This month, we’ll be taking a look at the promise and progress of the Wireless Workplace, but we’d love to hear your stories. If you have a good wireless success story (or dire warning!), I’d love to hear it at Michael@ITKnowledgeExchange.com. We’ll reprint our favorites and hook up the senders with some great swag, from your choice of training books to the coveted ITKnowledgeExchange T-shirts. Anonymity guaranteed if requested.
So, what’s your wireless war story?
This month, we took a look at the fast-evolving storage landscape here at ITKnowledgeExchange: It was a big month for acquisitions, announcements and – in at least one case – public breakups, all setting the ground for a 2012 full of interesting developments, particularly as SSD, Cloud Computing and other (very) relatively new technologies come into regular usage.
But what is the good of all that data in the first place? Oracle tried to drum up a answer with the release of its Exalytics BI Machine, which turns your Oracle-powered shop into a real-time, “Big Data” crunching powerhouse. What we’re seeing is a closer linkage between Business Intelligence and the data it needs to work, which means storage has to step up to the plate in a number of new ways: Faster indexing, faster retrieval, and much, much higher I/O to deal with streams of incoming, outgoing real-time data that must be accounted for.
But how to pick your date to the storage ball? We loved Eric Slack’s three keys to a good storage vendor partner:
“The scale out storage technology and expertise Red Hat is gaining from the acquisition of Gluster will serve as a powerful foundation for future public, private and hybrid storage clouds,” said Henry Baltazar, senior analyst of The 451 Group.
“Over the past few years, Dell has grown to become a robust storage technology provider with differentiated capabilities across several product families, including Compellent, EqualLogic, PowerVault, and Dell / EMC,” is the way the company actually put it, on what used to be the Dell/EMC product page.
Dell bought EqualLogic in 2007, and Compellent in 2010 — spending a total of $2 billion on storage acquisitions — after starting its partnership with EMC in 2001. Other acquisitions included Exanet for scale-out NAS technology and Ocarina for data compression and optimization, as well as making its own DX6000 object storage hardware, partnering with Caringo for the software. The company also reportedly said that its own storage properties provide almost 80 percent of its storage revenues and 90 percent of its profits in the second quarter of this year.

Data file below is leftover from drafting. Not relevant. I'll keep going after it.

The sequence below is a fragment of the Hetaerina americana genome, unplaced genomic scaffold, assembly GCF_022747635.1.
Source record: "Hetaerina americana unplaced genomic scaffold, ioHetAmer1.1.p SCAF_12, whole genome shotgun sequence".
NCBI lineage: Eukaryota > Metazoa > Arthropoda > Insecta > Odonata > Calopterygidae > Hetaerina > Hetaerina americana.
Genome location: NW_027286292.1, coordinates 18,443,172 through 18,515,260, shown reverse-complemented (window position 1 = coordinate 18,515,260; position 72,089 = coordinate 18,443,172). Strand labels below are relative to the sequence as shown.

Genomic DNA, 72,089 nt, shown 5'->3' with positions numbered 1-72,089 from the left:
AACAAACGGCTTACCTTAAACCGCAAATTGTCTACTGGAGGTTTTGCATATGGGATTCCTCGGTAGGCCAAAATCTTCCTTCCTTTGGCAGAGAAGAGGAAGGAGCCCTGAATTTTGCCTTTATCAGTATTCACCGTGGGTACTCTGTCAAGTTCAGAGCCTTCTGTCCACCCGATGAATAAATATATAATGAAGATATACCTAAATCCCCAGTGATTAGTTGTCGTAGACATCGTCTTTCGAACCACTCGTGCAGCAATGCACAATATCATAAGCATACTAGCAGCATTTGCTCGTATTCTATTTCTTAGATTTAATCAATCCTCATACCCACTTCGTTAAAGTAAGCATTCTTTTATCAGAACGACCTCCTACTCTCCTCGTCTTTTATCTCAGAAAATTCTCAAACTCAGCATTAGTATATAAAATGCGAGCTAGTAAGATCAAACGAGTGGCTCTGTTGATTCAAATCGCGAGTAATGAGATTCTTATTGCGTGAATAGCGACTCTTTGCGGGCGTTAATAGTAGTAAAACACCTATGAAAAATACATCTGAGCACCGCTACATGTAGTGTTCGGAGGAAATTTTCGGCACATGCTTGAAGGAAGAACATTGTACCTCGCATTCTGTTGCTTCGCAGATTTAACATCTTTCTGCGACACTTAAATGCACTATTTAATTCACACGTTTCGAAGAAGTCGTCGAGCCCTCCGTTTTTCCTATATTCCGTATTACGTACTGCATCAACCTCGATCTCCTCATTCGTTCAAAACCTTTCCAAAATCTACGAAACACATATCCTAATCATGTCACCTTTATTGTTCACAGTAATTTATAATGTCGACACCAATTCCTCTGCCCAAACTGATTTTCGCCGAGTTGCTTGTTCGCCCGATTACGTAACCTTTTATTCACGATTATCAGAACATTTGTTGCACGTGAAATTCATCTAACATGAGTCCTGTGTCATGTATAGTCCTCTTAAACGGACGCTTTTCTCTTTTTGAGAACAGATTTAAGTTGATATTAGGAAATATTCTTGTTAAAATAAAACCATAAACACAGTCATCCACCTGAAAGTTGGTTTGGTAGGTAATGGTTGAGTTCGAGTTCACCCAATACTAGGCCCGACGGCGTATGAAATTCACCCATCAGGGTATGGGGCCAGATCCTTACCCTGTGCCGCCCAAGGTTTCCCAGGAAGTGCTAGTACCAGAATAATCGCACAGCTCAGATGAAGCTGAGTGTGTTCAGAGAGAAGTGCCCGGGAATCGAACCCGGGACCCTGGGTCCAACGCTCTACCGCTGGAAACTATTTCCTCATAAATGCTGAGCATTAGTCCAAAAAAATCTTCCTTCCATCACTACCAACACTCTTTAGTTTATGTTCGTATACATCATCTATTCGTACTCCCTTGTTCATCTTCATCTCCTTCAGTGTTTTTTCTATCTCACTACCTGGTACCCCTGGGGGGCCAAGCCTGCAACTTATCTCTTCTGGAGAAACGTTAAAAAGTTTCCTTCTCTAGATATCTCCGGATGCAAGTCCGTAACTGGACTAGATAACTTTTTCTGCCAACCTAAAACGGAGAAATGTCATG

Nothing good lasts forever, as they say, but Dell is serious about owning more of the enterprise stack and this is a strong step in that direction.
All in all, it’s an exciting time for storage, and ITKnowledgeExchange readers are keeping up with the trends: Getting up to speed on how to capitalize on the cloud, without crashing the business, was a Community Goal for 2012, which is why Randy Kerns post makes a great closure to this month’s wrap up, in which he reminds us that storage isn’t a sprint, it’s a decades-long marathon:
The excitement around a new technology needs to be kept in perspective with how long it takes to be deployed successfully by IT. The technology adoption rate reflects the inertia and conservative nature for handling the critical task of storing data.
The longer technology adoption rate can kill start-up companies when they can’t get the investments required to get to the point of profitability. Many investors have an aggressive profile that defies the reality of adoption rates. Larger companies can handle the conservative adoption more successfully, but with much internal angst.
But no matter how great a new storage technology may be, the customer needs to understand it to make correct decisions about investing in it before it takes hold in data centers.
After a not-so-good year, Research in Motion, it seems, has come to a halt. Tuesday’s San Francisco unveiling of BlackBerry’s “next generation platform” is being called “little more than a rebranding” by the Times’ Ian Austen. What was supposed to be an appetizing display for developers turned into a disappointing realization that BBX, the new software, isn’t much more than a spruced up QNX operating system.
“Underwhelming is a good word,” analyst from MacDougall, MacDougall and MacTier told the Times.
For once, Microsoft has actually set a better example in the world of mobile and applications. Perhaps RIM should have taken a page out of the old Microsoft Build book and wooed its potential developers with hip new devices equipped with BBX. Instead, it frustrated the crowd with more vague information about the actual release date for BBX phones and no opportunity for developers to interact with prototypes.